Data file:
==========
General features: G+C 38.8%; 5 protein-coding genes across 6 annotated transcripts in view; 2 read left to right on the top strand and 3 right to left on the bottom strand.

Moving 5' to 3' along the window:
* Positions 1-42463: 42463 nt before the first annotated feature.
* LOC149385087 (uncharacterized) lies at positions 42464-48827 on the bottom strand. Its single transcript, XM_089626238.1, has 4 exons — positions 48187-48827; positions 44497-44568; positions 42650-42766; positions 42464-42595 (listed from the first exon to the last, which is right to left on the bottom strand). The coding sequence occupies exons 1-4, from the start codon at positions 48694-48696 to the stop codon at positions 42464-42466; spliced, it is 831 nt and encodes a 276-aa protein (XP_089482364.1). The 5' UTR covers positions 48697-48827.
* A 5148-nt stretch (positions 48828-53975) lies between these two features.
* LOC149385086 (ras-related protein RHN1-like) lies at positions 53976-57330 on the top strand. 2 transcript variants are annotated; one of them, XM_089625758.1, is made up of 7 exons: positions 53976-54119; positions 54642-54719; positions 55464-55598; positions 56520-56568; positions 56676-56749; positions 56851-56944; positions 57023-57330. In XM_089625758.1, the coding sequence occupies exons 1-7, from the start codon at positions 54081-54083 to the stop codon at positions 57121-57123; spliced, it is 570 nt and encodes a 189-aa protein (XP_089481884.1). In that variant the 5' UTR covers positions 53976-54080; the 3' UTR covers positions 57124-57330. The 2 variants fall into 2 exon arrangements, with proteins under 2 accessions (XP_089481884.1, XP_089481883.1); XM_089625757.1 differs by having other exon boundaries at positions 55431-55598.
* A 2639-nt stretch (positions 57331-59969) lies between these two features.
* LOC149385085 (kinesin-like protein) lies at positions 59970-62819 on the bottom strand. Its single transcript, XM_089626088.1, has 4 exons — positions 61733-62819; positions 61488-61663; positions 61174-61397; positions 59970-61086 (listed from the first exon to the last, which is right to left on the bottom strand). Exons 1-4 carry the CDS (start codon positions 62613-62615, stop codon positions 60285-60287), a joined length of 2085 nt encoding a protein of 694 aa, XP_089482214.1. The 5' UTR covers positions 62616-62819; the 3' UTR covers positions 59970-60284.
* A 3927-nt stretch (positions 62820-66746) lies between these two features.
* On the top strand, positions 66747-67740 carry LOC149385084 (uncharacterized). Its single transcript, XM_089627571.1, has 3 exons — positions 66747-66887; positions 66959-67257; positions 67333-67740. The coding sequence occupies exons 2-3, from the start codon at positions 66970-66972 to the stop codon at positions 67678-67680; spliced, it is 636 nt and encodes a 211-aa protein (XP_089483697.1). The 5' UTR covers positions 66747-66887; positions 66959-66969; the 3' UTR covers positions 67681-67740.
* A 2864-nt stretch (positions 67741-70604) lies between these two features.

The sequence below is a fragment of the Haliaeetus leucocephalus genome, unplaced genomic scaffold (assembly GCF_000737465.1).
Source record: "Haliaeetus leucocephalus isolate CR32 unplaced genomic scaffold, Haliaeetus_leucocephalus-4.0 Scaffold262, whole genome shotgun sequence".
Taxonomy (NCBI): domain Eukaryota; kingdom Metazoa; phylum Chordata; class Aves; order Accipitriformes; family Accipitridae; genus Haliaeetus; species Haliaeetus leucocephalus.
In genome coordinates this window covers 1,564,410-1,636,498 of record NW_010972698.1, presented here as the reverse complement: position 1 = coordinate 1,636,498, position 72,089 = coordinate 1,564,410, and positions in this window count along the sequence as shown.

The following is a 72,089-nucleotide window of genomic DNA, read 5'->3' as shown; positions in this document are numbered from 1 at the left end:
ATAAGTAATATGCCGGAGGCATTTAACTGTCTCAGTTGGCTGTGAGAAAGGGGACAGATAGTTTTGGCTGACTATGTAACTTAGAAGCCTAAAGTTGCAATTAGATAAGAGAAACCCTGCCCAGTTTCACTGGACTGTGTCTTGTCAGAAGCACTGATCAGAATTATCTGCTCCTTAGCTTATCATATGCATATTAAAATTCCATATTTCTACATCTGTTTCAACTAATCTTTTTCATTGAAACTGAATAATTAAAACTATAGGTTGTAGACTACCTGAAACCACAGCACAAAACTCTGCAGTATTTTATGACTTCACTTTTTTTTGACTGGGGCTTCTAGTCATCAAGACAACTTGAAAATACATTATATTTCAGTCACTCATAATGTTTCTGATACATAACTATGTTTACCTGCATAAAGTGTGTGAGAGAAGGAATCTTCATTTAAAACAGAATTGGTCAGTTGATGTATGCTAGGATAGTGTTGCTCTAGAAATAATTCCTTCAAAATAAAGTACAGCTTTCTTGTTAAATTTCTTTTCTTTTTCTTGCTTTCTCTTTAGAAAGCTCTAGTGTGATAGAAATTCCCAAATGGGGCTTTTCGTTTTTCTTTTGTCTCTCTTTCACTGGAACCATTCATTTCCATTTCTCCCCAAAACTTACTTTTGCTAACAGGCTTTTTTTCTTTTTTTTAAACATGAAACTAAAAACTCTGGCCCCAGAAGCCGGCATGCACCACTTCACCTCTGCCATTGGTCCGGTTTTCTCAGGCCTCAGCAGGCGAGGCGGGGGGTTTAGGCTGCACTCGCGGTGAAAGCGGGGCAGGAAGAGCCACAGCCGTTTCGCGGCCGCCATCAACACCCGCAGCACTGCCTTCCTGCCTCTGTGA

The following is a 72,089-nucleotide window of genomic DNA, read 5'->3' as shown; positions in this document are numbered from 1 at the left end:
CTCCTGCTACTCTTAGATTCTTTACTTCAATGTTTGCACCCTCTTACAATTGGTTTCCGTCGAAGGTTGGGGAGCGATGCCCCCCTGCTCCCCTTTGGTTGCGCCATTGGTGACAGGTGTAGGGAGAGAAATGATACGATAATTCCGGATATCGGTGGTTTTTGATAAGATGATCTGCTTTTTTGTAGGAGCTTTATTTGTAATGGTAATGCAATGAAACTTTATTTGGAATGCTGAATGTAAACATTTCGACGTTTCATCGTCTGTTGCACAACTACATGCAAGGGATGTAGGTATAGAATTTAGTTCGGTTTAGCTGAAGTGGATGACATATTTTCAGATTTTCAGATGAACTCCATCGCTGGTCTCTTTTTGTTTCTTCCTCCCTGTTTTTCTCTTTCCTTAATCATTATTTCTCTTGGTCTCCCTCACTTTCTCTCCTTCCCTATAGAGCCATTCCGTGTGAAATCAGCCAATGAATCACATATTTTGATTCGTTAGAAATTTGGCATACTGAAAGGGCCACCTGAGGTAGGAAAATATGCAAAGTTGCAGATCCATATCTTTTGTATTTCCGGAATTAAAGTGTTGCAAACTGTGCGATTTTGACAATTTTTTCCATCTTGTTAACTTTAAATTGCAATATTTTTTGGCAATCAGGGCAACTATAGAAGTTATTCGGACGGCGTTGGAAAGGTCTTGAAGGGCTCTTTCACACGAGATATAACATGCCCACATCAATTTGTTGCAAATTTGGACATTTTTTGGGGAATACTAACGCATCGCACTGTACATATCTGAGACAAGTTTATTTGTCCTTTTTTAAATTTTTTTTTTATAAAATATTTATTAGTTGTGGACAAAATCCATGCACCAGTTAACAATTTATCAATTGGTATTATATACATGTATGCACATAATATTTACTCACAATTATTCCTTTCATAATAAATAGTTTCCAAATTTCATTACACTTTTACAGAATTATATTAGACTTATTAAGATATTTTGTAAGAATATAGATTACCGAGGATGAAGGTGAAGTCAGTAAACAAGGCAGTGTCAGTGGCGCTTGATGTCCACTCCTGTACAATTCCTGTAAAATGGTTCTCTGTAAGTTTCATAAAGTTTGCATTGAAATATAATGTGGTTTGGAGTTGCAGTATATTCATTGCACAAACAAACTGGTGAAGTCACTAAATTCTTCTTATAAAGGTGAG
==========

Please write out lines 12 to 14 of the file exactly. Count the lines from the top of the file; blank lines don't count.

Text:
The sequence below is a fragment of the Haliaeetus leucocephalus genome, unplaced genomic scaffold (assembly GCF_000737465.1).
Source record: "Haliaeetus leucocephalus isolate CR32 unplaced genomic scaffold, Haliaeetus_leucocephalus-4.0 Scaffold262, whole genome shotgun sequence".
Taxonomy (NCBI): domain Eukaryota; kingdom Metazoa; phylum Chordata; class Aves; order Accipitriformes; family Accipitridae; genus Haliaeetus; species Haliaeetus leucocephalus.